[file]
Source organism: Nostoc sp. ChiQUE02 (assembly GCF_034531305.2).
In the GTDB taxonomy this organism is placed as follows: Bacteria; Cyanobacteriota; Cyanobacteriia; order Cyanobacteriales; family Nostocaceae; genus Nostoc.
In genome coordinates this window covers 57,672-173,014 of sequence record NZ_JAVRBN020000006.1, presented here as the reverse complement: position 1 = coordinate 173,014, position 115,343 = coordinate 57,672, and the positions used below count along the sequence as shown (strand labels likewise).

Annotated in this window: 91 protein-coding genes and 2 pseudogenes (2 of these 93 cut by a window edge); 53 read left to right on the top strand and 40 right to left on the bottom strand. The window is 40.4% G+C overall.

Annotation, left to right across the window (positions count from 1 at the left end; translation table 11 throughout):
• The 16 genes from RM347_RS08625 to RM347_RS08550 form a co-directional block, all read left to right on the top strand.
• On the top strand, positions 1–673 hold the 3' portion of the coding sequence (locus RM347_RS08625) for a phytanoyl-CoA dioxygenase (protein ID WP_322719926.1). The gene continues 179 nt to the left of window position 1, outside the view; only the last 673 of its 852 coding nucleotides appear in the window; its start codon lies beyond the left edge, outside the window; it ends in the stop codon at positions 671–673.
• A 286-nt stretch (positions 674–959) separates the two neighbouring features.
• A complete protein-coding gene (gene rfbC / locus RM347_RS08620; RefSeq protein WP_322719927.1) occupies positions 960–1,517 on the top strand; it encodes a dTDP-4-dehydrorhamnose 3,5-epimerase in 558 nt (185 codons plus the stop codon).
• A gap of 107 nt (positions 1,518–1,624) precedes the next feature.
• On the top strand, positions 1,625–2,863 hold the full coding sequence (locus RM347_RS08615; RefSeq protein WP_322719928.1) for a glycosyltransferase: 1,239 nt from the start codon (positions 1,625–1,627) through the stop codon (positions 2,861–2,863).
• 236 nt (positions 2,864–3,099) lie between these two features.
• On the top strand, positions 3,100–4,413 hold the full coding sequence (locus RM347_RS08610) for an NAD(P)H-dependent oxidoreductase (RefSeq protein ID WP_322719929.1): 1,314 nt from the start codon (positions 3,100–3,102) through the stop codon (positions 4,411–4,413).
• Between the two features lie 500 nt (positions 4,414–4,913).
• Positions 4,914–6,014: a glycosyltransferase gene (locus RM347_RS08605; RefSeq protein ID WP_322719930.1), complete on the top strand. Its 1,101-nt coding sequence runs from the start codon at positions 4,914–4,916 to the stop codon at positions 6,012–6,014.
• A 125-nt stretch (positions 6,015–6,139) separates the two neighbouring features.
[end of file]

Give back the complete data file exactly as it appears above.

Source organism: Nostoc sp. ChiQUE02 (assembly GCF_034531305.2).
In the GTDB taxonomy this organism is placed as follows: Bacteria; Cyanobacteriota; Cyanobacteriia; order Cyanobacteriales; family Nostocaceae; genus Nostoc.
In genome coordinates this window covers 57,672-173,014 of sequence record NZ_JAVRBN020000006.1, presented here as the reverse complement: position 1 = coordinate 173,014, position 115,343 = coordinate 57,672, and the positions used below count along the sequence as shown (strand labels likewise).

Annotated in this window: 91 protein-coding genes and 2 pseudogenes (2 of these 93 cut by a window edge); 53 read left to right on the top strand and 40 right to left on the bottom strand. The window is 40.4% G+C overall.

Annotation, left to right across the window (positions count from 1 at the left end; translation table 11 throughout):
• The 16 genes from RM347_RS08625 to RM347_RS08550 form a co-directional block, all read left to right on the top strand.
• On the top strand, positions 1–673 hold the 3' portion of the coding sequence (locus RM347_RS08625) for a phytanoyl-CoA dioxygenase (protein ID WP_322719926.1). The gene continues 179 nt to the left of window position 1, outside the view; only the last 673 of its 852 coding nucleotides appear in the window; its start codon lies beyond the left edge, outside the window; it ends in the stop codon at positions 671–673.
• A 286-nt stretch (positions 674–959) separates the two neighbouring features.
• A complete protein-coding gene (gene rfbC / locus RM347_RS08620; RefSeq protein WP_322719927.1) occupies positions 960–1,517 on the top strand; it encodes a dTDP-4-dehydrorhamnose 3,5-epimerase in 558 nt (185 codons plus the stop codon).
• A gap of 107 nt (positions 1,518–1,624) precedes the next feature.
• On the top strand, positions 1,625–2,863 hold the full coding sequence (locus RM347_RS08615; RefSeq protein WP_322719928.1) for a glycosyltransferase: 1,239 nt from the start codon (positions 1,625–1,627) through the stop codon (positions 2,861–2,863).
• 236 nt (positions 2,864–3,099) lie between these two features.
• On the top strand, positions 3,100–4,413 hold the full coding sequence (locus RM347_RS08610) for an NAD(P)H-dependent oxidoreductase (RefSeq protein ID WP_322719929.1): 1,314 nt from the start codon (positions 3,100–3,102) through the stop codon (positions 4,411–4,413).
• Between the two features lie 500 nt (positions 4,414–4,913).
• Positions 4,914–6,014: a glycosyltransferase gene (locus RM347_RS08605; RefSeq protein ID WP_322719930.1), complete on the top strand. Its 1,101-nt coding sequence runs from the start codon at positions 4,914–4,916 to the stop codon at positions 6,012–6,014.
• A 125-nt stretch (positions 6,015–6,139) separates the two neighbouring features.